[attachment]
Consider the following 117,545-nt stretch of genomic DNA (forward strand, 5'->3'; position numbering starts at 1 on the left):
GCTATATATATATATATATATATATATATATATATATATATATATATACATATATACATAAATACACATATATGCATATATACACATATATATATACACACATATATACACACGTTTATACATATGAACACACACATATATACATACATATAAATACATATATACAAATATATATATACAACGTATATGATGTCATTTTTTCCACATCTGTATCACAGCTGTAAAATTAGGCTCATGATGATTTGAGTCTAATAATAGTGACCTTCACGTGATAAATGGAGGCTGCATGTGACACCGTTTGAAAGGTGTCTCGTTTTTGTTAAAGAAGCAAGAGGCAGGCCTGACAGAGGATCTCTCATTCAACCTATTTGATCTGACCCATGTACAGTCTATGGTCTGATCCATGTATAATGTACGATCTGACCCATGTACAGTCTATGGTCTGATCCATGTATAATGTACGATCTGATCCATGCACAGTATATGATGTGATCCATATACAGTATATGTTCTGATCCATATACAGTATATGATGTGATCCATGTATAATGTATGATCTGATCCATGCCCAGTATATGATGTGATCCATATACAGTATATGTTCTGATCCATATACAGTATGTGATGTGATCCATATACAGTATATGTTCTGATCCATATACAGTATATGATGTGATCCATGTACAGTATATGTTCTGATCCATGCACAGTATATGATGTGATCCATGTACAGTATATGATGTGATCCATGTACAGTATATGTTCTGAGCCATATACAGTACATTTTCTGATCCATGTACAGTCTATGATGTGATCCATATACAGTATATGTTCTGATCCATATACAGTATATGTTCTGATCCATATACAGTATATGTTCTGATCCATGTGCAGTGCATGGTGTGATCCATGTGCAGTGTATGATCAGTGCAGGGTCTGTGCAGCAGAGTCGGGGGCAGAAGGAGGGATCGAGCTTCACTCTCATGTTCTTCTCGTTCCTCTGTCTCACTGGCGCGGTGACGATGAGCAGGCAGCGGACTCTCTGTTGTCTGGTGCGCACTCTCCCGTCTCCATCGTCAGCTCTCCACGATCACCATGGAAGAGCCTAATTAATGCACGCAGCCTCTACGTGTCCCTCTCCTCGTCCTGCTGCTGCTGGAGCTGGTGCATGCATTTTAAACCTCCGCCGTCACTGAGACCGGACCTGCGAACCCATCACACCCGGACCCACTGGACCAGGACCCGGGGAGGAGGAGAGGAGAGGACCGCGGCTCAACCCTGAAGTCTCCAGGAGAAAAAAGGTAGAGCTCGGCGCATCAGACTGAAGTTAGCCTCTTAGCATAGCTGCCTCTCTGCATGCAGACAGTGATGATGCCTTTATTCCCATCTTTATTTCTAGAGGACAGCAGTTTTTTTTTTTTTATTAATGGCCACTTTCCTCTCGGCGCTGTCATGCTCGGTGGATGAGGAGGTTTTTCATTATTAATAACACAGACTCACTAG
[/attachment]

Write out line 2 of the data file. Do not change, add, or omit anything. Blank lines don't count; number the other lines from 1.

GCTATATATATATATATATATATATATATATATATATATATATATATACATATATACATAAATACACATATATGCATATATACACATATATATATACACACATATATACACACGTTTATACATATGAACACACACATATATACATACATATAAATACATATATACAAATATATATATACAACGTATATGATGTCATTTTTTCCACATCTGTATCACAGCTGTAAAATTAGGCTCATGATGATTTGAGTCTAATAATAGTGACCTTCACGTGATAAATGGAGGCTGCATGTGACACCGTTTGAAAGGTGTCTCGTTTTTGTTAAAGAAGCAAGAGGCAGGCCTGACAGAGGATCTCTCATTCAACCTATTTGATCTGACCCATGTACAGTCTATGGTCTGATCCATGTATAATGTACGATCTGACCCATGTACAGTCTATGGTCTGATCCATGTATAATGTACGATCTGATCCATGCACAGTATATGATGTGATCCATATACAGTATATGTTCTGATCCATATACAGTATATGATGTGATCCATGTATAATGTATGATCTGATCCATGCCCAGTATATGATGTGATCCATATACAGTATATGTTCTGATCCATATACAGTATGTGATGTGATCCATATACAGTATATGTTCTGATCCATATACAGTATATGATGTGATCCATGTACAGTATATGTTCTGATCCATGCACAGTATATGATGTGATCCATGTACAGTATATGATGTGATCCATGTACAGTATATGTTCTGAGCCATATACAGTACATTTTCTGATCCATGTACAGTCTATGATGTGATCCATATACAGTATATGTTCTGATCCATATACAGTATATGTTCTGATCCATATACAGTATATGTTCTGATCCATGTGCAGTGCATGGTGTGATCCATGTGCAGTGTATGATCAGTGCAGGGTCTGTGCAGCAGAGTCGGGGGCAGAAGGAGGGATCGAGCTTCACTCTCATGTTCTTCTCGTTCCTCTGTCTCACTGGCGCGGTGACGATGAGCAGGCAGCGGACTCTCTGTTGTCTGGTGCGCACTCTCCCGTCTCCATCGTCAGCTCTCCACGATCACCATGGAAGAGCCTAATTAATGCACGCAGCCTCTACGTGTCCCTCTCCTCGTCCTGCTGCTGCTGGAGCTGGTGCATGCATTTTAAACCTCCGCCGTCACTGAGACCGGACCTGCGAACCCATCACACCCGGACCCACTGGACCAGGACCCGGGGAGGAGGAGAGGAGAGGACCGCGGCTCAACCCTGAAGTCTCCAGGAGAAAAAAGGTAGAGCTCGGCGCATCAGACTGAAGTTAGCCTCTTAGCATAGCTGCCTCTCTGCATGCAGACAGTGATGATGCCTTTATTCCCATCTTTATTTCTAGAGGACAGCAGTTTTTTTTTTTTTATTAATGGCCACTTTCCTCTCGGCGCTGTCATGCTCGGTGGATGAGGAGGTTTTTCATTATTAATAACACAGACTCACTAG